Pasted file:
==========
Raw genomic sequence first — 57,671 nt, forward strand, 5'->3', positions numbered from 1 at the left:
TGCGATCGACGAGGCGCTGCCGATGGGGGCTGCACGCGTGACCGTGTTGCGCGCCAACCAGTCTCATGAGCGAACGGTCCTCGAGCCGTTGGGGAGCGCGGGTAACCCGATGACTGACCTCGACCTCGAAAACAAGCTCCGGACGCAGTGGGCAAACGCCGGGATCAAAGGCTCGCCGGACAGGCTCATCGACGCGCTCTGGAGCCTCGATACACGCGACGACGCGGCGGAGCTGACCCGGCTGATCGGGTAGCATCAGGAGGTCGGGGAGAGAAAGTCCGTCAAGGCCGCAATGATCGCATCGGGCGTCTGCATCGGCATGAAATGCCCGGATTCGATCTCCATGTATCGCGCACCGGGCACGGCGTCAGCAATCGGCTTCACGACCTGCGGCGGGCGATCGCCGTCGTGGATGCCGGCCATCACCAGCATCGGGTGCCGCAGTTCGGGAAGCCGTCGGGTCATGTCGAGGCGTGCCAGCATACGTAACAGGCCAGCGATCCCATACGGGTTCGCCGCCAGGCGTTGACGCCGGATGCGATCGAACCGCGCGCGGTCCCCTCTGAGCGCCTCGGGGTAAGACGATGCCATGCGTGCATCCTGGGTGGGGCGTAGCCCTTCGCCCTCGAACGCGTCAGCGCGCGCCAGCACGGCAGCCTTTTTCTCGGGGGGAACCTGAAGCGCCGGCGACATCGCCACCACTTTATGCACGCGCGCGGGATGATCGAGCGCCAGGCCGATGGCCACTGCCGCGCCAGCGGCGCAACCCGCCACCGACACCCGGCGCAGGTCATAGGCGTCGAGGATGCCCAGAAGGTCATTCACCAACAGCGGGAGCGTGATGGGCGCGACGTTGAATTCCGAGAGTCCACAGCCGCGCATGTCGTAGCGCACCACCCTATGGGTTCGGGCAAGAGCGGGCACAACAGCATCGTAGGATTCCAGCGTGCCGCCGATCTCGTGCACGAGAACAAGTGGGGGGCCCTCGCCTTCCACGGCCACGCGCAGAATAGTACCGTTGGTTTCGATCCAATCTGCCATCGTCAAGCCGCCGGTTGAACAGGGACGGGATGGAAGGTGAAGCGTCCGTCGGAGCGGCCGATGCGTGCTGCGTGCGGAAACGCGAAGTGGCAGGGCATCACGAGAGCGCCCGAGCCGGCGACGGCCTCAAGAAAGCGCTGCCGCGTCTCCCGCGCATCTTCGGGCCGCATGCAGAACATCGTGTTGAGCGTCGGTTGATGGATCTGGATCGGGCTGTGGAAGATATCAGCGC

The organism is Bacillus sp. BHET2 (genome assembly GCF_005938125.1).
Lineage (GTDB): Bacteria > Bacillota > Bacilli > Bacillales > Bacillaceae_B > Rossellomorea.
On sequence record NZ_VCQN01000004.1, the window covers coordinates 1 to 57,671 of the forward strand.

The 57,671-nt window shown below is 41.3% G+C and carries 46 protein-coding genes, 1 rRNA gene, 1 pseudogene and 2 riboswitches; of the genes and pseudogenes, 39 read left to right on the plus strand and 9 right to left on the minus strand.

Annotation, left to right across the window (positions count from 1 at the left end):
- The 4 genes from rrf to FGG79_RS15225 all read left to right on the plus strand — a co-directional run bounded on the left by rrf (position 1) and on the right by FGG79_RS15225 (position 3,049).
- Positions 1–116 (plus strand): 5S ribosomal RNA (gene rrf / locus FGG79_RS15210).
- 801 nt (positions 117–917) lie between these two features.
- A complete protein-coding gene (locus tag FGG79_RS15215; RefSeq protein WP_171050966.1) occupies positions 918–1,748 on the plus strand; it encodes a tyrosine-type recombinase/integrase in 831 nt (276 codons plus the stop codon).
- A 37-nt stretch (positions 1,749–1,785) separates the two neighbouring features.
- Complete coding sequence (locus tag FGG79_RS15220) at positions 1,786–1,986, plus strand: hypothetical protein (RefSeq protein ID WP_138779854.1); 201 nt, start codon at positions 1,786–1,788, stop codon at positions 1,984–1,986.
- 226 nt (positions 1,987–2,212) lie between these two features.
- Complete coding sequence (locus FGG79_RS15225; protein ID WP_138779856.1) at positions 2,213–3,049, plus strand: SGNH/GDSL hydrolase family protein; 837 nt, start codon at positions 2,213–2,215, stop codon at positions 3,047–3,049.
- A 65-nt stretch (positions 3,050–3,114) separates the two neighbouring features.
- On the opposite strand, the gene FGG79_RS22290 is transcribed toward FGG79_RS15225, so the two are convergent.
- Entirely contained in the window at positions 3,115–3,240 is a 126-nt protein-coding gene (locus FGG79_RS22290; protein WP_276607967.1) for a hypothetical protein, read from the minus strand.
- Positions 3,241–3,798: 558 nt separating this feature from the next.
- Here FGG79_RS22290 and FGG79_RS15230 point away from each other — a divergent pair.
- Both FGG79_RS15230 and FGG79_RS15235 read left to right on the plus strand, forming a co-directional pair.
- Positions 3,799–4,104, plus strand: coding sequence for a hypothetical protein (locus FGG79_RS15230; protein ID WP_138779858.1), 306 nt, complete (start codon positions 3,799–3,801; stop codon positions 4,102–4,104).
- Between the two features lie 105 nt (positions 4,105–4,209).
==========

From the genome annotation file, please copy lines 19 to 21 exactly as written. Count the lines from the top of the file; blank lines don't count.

- Positions 3,241–3,798: 558 nt separating this feature from the next.
- Here FGG79_RS22290 and FGG79_RS15230 point away from each other — a divergent pair.
- Both FGG79_RS15230 and FGG79_RS15235 read left to right on the plus strand, forming a co-directional pair.